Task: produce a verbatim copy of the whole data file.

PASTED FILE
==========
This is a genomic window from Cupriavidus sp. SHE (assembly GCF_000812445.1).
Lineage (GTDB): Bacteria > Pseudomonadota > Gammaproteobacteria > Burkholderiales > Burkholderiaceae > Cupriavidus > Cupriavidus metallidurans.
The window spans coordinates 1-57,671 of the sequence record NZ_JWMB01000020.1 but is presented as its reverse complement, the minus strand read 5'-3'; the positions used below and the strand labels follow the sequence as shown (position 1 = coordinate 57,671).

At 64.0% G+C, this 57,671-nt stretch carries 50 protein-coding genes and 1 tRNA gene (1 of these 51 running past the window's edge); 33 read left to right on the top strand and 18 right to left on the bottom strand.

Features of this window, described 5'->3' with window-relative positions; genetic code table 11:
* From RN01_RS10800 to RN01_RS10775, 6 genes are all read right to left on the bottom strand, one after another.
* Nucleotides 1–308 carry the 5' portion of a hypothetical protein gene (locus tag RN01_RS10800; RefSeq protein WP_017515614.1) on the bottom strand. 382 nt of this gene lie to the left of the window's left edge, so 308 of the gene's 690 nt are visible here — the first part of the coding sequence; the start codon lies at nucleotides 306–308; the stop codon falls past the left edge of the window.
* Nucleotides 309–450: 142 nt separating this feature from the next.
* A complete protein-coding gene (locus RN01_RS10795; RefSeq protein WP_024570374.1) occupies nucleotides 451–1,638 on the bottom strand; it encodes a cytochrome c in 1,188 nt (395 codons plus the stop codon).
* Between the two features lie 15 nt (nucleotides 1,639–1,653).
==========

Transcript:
This is a genomic window from Cupriavidus sp. SHE (assembly GCF_000812445.1).
Lineage (GTDB): Bacteria > Pseudomonadota > Gammaproteobacteria > Burkholderiales > Burkholderiaceae > Cupriavidus > Cupriavidus metallidurans.
The window spans coordinates 1-57,671 of the sequence record NZ_JWMB01000020.1 but is presented as its reverse complement, the minus strand read 5'-3'; the positions used below and the strand labels follow the sequence as shown (position 1 = coordinate 57,671).

At 64.0% G+C, this 57,671-nt stretch carries 50 protein-coding genes and 1 tRNA gene (1 of these 51 running past the window's edge); 33 read left to right on the top strand and 18 right to left on the bottom strand.

Features of this window, described 5'->3' with window-relative positions; genetic code table 11:
* From RN01_RS10800 to RN01_RS10775, 6 genes are all read right to left on the bottom strand, one after another.
* Nucleotides 1–308 carry the 5' portion of a hypothetical protein gene (locus tag RN01_RS10800; RefSeq protein WP_017515614.1) on the bottom strand. 382 nt of this gene lie to the left of the window's left edge, so 308 of the gene's 690 nt are visible here — the first part of the coding sequence; the start codon lies at nucleotides 306–308; the stop codon falls past the left edge of the window.
* Nucleotides 309–450: 142 nt separating this feature from the next.
* A complete protein-coding gene (locus RN01_RS10795; RefSeq protein WP_024570374.1) occupies nucleotides 451–1,638 on the bottom strand; it encodes a cytochrome c in 1,188 nt (395 codons plus the stop codon).
* Between the two features lie 15 nt (nucleotides 1,639–1,653).